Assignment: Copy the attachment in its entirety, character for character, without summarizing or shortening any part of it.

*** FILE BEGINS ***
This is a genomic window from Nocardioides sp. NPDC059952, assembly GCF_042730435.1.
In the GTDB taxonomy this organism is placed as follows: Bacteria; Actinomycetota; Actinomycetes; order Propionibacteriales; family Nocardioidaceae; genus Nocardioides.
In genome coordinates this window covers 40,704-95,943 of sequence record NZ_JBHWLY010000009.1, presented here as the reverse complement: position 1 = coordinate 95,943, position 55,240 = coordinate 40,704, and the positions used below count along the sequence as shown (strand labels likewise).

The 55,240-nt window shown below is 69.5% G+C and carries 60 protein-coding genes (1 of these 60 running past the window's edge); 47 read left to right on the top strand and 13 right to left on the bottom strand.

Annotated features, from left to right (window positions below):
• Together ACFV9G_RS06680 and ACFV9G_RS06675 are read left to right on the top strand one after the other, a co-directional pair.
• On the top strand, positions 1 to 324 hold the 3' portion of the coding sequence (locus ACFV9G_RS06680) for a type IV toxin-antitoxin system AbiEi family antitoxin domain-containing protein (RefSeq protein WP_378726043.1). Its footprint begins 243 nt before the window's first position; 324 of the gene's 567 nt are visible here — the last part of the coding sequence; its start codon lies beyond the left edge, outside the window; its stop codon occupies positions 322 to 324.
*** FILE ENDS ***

This is a genomic window from Nocardioides sp. NPDC059952, assembly GCF_042730435.1.
In the GTDB taxonomy this organism is placed as follows: Bacteria; Actinomycetota; Actinomycetes; order Propionibacteriales; family Nocardioidaceae; genus Nocardioides.
In genome coordinates this window covers 40,704-95,943 of sequence record NZ_JBHWLY010000009.1, presented here as the reverse complement: position 1 = coordinate 95,943, position 55,240 = coordinate 40,704, and the positions used below count along the sequence as shown (strand labels likewise).

The 55,240-nt window shown below is 69.5% G+C and carries 60 protein-coding genes (1 of these 60 running past the window's edge); 47 read left to right on the top strand and 13 right to left on the bottom strand.

Annotated features, from left to right (window positions below):
• Together ACFV9G_RS06680 and ACFV9G_RS06675 are read left to right on the top strand one after the other, a co-directional pair.
• On the top strand, positions 1 to 324 hold the 3' portion of the coding sequence (locus ACFV9G_RS06680) for a type IV toxin-antitoxin system AbiEi family antitoxin domain-containing protein (RefSeq protein WP_378726043.1). Its footprint begins 243 nt before the window's first position; 324 of the gene's 567 nt are visible here — the last part of the coding sequence; its start codon lies beyond the left edge, outside the window; its stop codon occupies positions 322 to 324.